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The tunnel vision of the white reader

Palash Krishna Mehrotra | Updated on November 16, 2019 Published on November 15, 2019

Small world: ‘Meanwhile, the unselfconsciously prejudiced white reader needs to ask her navel the question: “Why does literature written in English elsewhere have to be explained to me?’   -  istock.com

As editors and publishers mollycoddle them, the white reader must ask herself why English writing from non-white writers must be ‘explained’ to her

One would think that the literary sensibility (and instinct) is universal. Indians tend to take this for granted. If one reads and writes in English in India, one’s ambition is to read everything that has been written or rendered in English, regardless of which country it comes from. Reading about another culture can be difficult initially; we might find some details unfamiliar. That only encourages us to have patience. There is no scaling back of reading ambition.

This is how we grow up. When we start putting out books of our own, we take it for granted that the world will be interested in reading us as well. It is not. There can be two reasons for this: One, that what we’re putting out is substandard; there’s a manufacturing defect. Perhaps this is why to land a job teaching creative writing in an American university, one needs to be published by an American publisher. HarperCollins US is acceptable but not HarperCollins India. It’s like an American dentist endorsing Colgate made in Florida over Colgate made in Mumbai.

The other, more likely, reason is that the white reader is closed for business. White readers, authors and publishers don’t think of the literary sensibility as universal. Indians must then be mutants who are able to read works of literature from other cultures and face no problem in doing so. Alternatively, it could be that the white reader is the most insular, provincial, confined reader around. This should make us Indians champions rather than mutants.

In my 20s, when I was a student at Oxford, white kids couldn’t quite figure out why I liked punk rock, Philip Larkin and Blur. “It’s sooo British,” they said. I was also into grunge rock, from across the Atlantic, and totally got what was happening in Seattle (I’ve never set foot in America to this day). There was also Dil Chahta Hai to keep up with, not to mention the first books of Raj Kamal Jha and Pankaj Mishra. All done with effortless superiority.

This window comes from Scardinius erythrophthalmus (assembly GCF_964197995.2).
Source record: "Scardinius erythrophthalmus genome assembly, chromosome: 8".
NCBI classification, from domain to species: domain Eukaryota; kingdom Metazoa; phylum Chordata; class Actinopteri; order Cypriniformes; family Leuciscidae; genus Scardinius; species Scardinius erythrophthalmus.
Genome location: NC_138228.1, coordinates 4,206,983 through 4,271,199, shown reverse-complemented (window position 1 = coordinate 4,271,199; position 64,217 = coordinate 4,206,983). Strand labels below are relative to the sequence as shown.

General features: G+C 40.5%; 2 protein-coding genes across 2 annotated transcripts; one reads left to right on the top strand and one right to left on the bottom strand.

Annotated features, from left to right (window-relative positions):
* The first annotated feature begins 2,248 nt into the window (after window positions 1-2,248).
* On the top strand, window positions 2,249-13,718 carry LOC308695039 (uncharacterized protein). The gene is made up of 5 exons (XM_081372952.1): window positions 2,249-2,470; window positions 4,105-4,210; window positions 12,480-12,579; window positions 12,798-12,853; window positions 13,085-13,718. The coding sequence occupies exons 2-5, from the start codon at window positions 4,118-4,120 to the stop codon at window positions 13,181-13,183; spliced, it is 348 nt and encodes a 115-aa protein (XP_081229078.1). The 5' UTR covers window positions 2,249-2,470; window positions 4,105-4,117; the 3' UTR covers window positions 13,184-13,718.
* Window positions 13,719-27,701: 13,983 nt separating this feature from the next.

It’s not so for the white reader, who is a mollycoddled infant led by the hand by an overly concerned editor and publisher. The editor will tell the Indian writer that “this wouldn’t work for my reader”. Why? Your writing was not especially tailored for us but we still read all of it, derived pleasure and faced no real obstacles in doing so.

The white person is innocently perplexed about what I could possibly like about English bands who sing about park life, cups of weak tea, their class system and country homes. In Acrylic Afternoons, a song by English rock band Pulp, lyricist and singer Jarvis Cocker croons: “Can I stay here lying under the table together with you now?/ Can I hold you forever in acrylic afternoons?/ I want to hold you tight whilst children play outside/ And they wait for their mothers/ To finish with lovers/And call them inside for their tea/ Oh, Wayne, Julie, Diane, Heather, Rachel, come home/ Ooh come home for your tea.” This love song about clandestine assignations doesn’t work for an American listener (Pulp never really made it in America) but it works just fine for me. The more local a work of art is, the more rich in provincial detail, the more universal it gets.

Why are white bands not interested in Indian bands? Why is the white listener or reader not using the internet to expand their horizons? While the Hindu Right would have us convinced that India’s chhavi has waxed in desh-videsh, the truth is that even for the most literate listener or reader there, India remains a fuzzy blob of barefoot poverty and colourful Bollywood.

My interest in short fiction led me to the discovery of Bernard Malamud, Bruno Schulz, Weldon Kees, Isaac Bashevis Singer, Vilas Sarang, and, most recently, Mary Miller, who lives and works in the American South. There is another forgotten American writer called Beth Nugent, who wrote a terrific collection of stories about unmarried brother-sister couples cohabiting. Why do we always discover them but they never us?

Our desperation to be acknowledged by the white man has led us to the ghetto of ‘identity’. Special issues of American magazines in which Indian writers appear are dedicated to this withering theme. The last thing on my mind when I write a sentence of fiction is ‘the body’, ‘immigrant’ and ‘identity’. Forsaking all aesthetic norms, the Indian writer then dances on the exotic world stage of ‘identity’. The tragedy is ours because we lack domestic numbers when it comes to readership. The world is what it is but the relentless cosmopolitanism of the Indian reader can only be an asset in the long run. Meanwhile, the unselfconsciously prejudiced white reader needs to ask her navel the question: “Why does literature written in English elsewhere have to be explained to me? Why do my editors always feel that I won’t be able to follow a simple story? Why can’t I make an effort, search for this literature and give it a chance?” As En Vogue sang: “Free your mind, and the rest will follow.”

Palash Krishna Mehrotra   -  BUSINESS LINE

 

 

Palash Krishna Mehrotra is the author of Eunuch Park and the editor of House Spirit: Drinking in India

Published on November 15, 2019
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